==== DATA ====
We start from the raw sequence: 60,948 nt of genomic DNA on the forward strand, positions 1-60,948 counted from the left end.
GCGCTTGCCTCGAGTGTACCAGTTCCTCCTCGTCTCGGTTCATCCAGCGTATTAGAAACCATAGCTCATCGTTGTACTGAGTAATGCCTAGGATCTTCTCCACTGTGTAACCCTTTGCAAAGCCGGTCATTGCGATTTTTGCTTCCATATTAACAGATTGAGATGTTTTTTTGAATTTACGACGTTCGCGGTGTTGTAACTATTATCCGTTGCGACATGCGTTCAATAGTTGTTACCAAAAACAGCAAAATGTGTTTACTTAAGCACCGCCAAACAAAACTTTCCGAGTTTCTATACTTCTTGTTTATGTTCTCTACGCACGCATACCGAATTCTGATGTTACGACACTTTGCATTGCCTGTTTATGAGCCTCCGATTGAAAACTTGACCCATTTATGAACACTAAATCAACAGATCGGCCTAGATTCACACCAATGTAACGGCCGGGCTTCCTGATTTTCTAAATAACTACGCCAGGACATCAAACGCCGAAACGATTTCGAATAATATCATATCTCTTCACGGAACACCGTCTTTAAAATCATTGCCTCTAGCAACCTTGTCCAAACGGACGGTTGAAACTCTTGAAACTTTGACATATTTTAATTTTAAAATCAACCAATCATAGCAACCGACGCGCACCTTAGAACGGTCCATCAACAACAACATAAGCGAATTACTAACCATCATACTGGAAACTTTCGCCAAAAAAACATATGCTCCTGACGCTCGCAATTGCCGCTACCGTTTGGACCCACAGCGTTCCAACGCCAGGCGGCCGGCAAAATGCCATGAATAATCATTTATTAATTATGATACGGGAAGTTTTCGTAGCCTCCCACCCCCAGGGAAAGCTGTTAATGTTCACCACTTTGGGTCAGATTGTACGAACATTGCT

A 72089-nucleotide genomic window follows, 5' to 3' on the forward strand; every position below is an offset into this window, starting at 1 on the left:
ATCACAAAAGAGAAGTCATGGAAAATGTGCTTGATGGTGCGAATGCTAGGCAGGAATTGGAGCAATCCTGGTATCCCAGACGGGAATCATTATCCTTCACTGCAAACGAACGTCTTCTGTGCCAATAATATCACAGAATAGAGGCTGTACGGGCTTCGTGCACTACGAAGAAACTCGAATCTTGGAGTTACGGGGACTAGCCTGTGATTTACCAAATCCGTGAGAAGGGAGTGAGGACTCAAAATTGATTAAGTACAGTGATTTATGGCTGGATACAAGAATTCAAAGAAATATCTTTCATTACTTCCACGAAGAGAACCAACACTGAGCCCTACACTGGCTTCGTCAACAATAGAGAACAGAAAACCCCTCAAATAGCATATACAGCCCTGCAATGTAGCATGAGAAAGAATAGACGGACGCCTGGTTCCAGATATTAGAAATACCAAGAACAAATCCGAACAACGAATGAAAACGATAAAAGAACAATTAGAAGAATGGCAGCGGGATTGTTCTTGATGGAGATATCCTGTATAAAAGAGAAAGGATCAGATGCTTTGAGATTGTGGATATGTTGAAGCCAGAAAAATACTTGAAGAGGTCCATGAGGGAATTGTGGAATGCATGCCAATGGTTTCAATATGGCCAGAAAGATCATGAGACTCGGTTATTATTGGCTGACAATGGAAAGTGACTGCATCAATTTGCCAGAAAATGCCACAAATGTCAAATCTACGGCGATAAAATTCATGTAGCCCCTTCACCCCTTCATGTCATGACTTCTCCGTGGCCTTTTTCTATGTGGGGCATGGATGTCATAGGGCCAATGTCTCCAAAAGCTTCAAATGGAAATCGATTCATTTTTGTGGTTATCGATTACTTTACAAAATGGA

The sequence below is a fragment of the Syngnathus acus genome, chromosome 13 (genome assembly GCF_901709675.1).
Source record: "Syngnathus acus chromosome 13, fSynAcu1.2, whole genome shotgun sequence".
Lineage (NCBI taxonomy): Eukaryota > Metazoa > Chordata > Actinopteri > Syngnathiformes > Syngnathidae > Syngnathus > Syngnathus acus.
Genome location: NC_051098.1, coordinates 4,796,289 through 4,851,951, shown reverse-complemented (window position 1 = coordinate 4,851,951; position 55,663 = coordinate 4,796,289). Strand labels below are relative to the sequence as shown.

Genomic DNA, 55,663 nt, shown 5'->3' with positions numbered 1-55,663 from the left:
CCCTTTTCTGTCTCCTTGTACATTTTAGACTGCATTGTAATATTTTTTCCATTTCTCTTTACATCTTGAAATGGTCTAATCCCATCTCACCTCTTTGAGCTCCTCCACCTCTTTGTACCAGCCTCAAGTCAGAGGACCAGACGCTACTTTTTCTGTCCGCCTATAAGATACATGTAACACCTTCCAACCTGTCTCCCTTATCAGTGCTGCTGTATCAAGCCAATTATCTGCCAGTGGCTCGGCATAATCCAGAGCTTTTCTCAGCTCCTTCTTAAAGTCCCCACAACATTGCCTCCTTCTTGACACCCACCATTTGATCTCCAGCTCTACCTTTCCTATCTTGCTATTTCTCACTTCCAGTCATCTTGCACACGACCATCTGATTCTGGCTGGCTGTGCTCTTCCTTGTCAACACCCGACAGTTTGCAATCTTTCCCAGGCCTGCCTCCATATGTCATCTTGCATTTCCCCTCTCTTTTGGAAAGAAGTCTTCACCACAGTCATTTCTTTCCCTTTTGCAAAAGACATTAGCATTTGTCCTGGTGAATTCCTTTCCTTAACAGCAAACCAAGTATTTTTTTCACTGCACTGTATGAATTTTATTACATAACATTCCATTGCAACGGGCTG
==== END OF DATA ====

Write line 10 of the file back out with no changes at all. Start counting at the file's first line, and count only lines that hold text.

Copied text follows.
CCCTTTTCTGTCTCCTTGTACATTTTAGACTGCATTGTAATATTTTTTCCATTTCTCTTTACATCTTGAAATGGTCTAATCCCATCTCACCTCTTTGAGCTCCTCCACCTCTTTGTACCAGCCTCAAGTCAGAGGACCAGACGCTACTTTTTCTGTCCGCCTATAAGATACATGTAACACCTTCCAACCTGTCTCCCTTATCAGTGCTGCTGTATCAAGCCAATTATCTGCCAGTGGCTCGGCATAATCCAGAGCTTTTCTCAGCTCCTTCTTAAAGTCCCCACAACATTGCCTCCTTCTTGACACCCACCATTTGATCTCCAGCTCTACCTTTCCTATCTTGCTATTTCTCACTTCCAGTCATCTTGCACACGACCATCTGATTCTGGCTGGCTGTGCTCTTCCTTGTCAACACCCGACAGTTTGCAATCTTTCCCAGGCCTGCCTCCATATGTCATCTTGCATTTCCCCTCTCTTTTGGAAAGAAGTCTTCACCACAGTCATTTCTTTCCCTTTTGCAAAAGACATTAGCATTTGTCCTGGTGAATTCCTTTCCTTAACAGCAAACCAAGTATTTTTTTCACTGCACTGTATGAATTTTATTACATAACATTCCATTGCAACGGGCTG